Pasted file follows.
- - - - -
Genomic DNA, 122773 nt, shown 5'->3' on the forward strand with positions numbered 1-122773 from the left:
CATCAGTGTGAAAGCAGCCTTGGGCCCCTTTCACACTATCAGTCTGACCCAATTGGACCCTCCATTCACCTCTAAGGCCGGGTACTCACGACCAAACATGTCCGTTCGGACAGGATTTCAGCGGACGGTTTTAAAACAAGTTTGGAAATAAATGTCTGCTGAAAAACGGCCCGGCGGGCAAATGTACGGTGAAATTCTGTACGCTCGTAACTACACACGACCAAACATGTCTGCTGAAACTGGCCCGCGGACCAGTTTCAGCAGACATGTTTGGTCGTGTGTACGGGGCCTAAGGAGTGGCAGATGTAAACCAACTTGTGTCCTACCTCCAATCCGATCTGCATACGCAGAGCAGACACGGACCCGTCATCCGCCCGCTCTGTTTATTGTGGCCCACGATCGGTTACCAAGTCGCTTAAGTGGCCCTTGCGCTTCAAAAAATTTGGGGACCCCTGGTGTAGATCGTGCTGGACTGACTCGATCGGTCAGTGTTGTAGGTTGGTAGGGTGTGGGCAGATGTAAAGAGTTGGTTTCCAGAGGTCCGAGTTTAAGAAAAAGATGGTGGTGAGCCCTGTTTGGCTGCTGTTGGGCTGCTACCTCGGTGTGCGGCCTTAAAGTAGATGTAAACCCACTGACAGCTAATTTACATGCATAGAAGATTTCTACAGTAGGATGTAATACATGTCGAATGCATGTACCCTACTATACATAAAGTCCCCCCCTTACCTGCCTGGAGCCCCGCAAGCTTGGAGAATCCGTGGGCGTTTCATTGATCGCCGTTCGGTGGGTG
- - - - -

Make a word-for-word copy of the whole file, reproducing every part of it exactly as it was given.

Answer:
Genomic DNA, 122773 nt, shown 5'->3' on the forward strand with positions numbered 1-122773 from the left:
CATCAGTGTGAAAGCAGCCTTGGGCCCCTTTCACACTATCAGTCTGACCCAATTGGACCCTCCATTCACCTCTAAGGCCGGGTACTCACGACCAAACATGTCCGTTCGGACAGGATTTCAGCGGACGGTTTTAAAACAAGTTTGGAAATAAATGTCTGCTGAAAAACGGCCCGGCGGGCAAATGTACGGTGAAATTCTGTACGCTCGTAACTACACACGACCAAACATGTCTGCTGAAACTGGCCCGCGGACCAGTTTCAGCAGACATGTTTGGTCGTGTGTACGGGGCCTAAGGAGTGGCAGATGTAAACCAACTTGTGTCCTACCTCCAATCCGATCTGCATACGCAGAGCAGACACGGACCCGTCATCCGCCCGCTCTGTTTATTGTGGCCCACGATCGGTTACCAAGTCGCTTAAGTGGCCCTTGCGCTTCAAAAAATTTGGGGACCCCTGGTGTAGATCGTGCTGGACTGACTCGATCGGTCAGTGTTGTAGGTTGGTAGGGTGTGGGCAGATGTAAAGAGTTGGTTTCCAGAGGTCCGAGTTTAAGAAAAAGATGGTGGTGAGCCCTGTTTGGCTGCTGTTGGGCTGCTACCTCGGTGTGCGGCCTTAAAGTAGATGTAAACCCACTGACAGCTAATTTACATGCATAGAAGATTTCTACAGTAGGATGTAATACATGTCGAATGCATGTACCCTACTATACATAAAGTCCCCCCCTTACCTGCCTGGAGCCCCGCAAGCTTGGAGAATCCGTGGGCGTTTCATTGATCGCCGTTCGGTGGGTG